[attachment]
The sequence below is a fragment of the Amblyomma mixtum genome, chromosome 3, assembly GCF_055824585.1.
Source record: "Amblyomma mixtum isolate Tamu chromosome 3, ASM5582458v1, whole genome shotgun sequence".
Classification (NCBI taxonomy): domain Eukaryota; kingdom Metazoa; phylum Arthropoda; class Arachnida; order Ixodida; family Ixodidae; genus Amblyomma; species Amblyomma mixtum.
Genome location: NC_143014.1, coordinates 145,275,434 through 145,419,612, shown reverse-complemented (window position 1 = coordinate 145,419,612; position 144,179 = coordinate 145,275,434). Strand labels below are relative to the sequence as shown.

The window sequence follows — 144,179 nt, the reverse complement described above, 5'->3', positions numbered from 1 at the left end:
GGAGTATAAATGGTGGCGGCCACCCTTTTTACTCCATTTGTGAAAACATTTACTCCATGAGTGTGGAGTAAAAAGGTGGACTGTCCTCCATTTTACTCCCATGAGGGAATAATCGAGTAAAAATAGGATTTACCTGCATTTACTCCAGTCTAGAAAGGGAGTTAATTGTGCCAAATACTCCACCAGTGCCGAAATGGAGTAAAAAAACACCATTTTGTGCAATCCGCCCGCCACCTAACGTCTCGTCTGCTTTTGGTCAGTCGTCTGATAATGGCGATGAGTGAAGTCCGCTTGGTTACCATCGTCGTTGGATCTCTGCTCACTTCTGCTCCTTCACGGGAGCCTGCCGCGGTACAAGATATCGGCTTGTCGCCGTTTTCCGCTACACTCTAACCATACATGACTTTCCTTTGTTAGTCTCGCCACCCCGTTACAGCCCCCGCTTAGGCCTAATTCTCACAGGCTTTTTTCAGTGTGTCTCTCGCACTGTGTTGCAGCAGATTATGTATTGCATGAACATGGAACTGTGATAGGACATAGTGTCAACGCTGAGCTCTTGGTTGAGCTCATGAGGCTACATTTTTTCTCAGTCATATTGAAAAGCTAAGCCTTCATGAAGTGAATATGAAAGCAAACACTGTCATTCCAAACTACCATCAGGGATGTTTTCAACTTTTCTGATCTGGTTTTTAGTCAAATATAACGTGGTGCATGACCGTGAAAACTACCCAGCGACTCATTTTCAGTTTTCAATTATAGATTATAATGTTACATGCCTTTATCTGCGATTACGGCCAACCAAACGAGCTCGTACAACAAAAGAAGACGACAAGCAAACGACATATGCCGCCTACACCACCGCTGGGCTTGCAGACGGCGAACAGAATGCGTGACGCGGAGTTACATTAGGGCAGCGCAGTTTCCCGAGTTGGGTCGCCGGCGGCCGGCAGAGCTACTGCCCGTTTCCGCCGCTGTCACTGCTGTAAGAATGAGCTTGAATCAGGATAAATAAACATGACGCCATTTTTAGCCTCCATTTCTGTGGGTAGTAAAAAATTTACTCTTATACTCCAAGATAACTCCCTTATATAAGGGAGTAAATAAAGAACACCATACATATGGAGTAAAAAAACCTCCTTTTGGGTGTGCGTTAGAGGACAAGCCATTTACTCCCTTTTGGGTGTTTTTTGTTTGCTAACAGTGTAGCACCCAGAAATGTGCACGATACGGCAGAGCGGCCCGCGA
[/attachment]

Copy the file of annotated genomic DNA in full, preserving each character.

The sequence below is a fragment of the Amblyomma mixtum genome, chromosome 3, assembly GCF_055824585.1.
Source record: "Amblyomma mixtum isolate Tamu chromosome 3, ASM5582458v1, whole genome shotgun sequence".
Classification (NCBI taxonomy): domain Eukaryota; kingdom Metazoa; phylum Arthropoda; class Arachnida; order Ixodida; family Ixodidae; genus Amblyomma; species Amblyomma mixtum.
Genome location: NC_143014.1, coordinates 145,275,434 through 145,419,612, shown reverse-complemented (window position 1 = coordinate 145,419,612; position 144,179 = coordinate 145,275,434). Strand labels below are relative to the sequence as shown.

The window sequence follows — 144,179 nt, the reverse complement described above, 5'->3', positions numbered from 1 at the left end:
GGAGTATAAATGGTGGCGGCCACCCTTTTTACTCCATTTGTGAAAACATTTACTCCATGAGTGTGGAGTAAAAAGGTGGACTGTCCTCCATTTTACTCCCATGAGGGAATAATCGAGTAAAAATAGGATTTACCTGCATTTACTCCAGTCTAGAAAGGGAGTTAATTGTGCCAAATACTCCACCAGTGCCGAAATGGAGTAAAAAAACACCATTTTGTGCAATCCGCCCGCCACCTAACGTCTCGTCTGCTTTTGGTCAGTCGTCTGATAATGGCGATGAGTGAAGTCCGCTTGGTTACCATCGTCGTTGGATCTCTGCTCACTTCTGCTCCTTCACGGGAGCCTGCCGCGGTACAAGATATCGGCTTGTCGCCGTTTTCCGCTACACTCTAACCATACATGACTTTCCTTTGTTAGTCTCGCCACCCCGTTACAGCCCCCGCTTAGGCCTAATTCTCACAGGCTTTTTTCAGTGTGTCTCTCGCACTGTGTTGCAGCAGATTATGTATTGCATGAACATGGAACTGTGATAGGACATAGTGTCAACGCTGAGCTCTTGGTTGAGCTCATGAGGCTACATTTTTTCTCAGTCATATTGAAAAGCTAAGCCTTCATGAAGTGAATATGAAAGCAAACACTGTCATTCCAAACTACCATCAGGGATGTTTTCAACTTTTCTGATCTGGTTTTTAGTCAAATATAACGTGGTGCATGACCGTGAAAACTACCCAGCGACTCATTTTCAGTTTTCAATTATAGATTATAATGTTACATGCCTTTATCTGCGATTACGGCCAACCAAACGAGCTCGTACAACAAAAGAAGACGACAAGCAAACGACATATGCCGCCTACACCACCGCTGGGCTTGCAGACGGCGAACAGAATGCGTGACGCGGAGTTACATTAGGGCAGCGCAGTTTCCCGAGTTGGGTCGCCGGCGGCCGGCAGAGCTACTGCCCGTTTCCGCCGCTGTCACTGCTGTAAGAATGAGCTTGAATCAGGATAAATAAACATGACGCCATTTTTAGCCTCCATTTCTGTGGGTAGTAAAAAATTTACTCTTATACTCCAAGATAACTCCCTTATATAAGGGAGTAAATAAAGAACACCATACATATGGAGTAAAAAAACCTCCTTTTGGGTGTGCGTTAGAGGACAAGCCATTTACTCCCTTTTGGGTGTTTTTTGTTTGCTAACAGTGTAGCACCCAGAAATGTGCACGATACGGCAGAGCGGCCCGCGA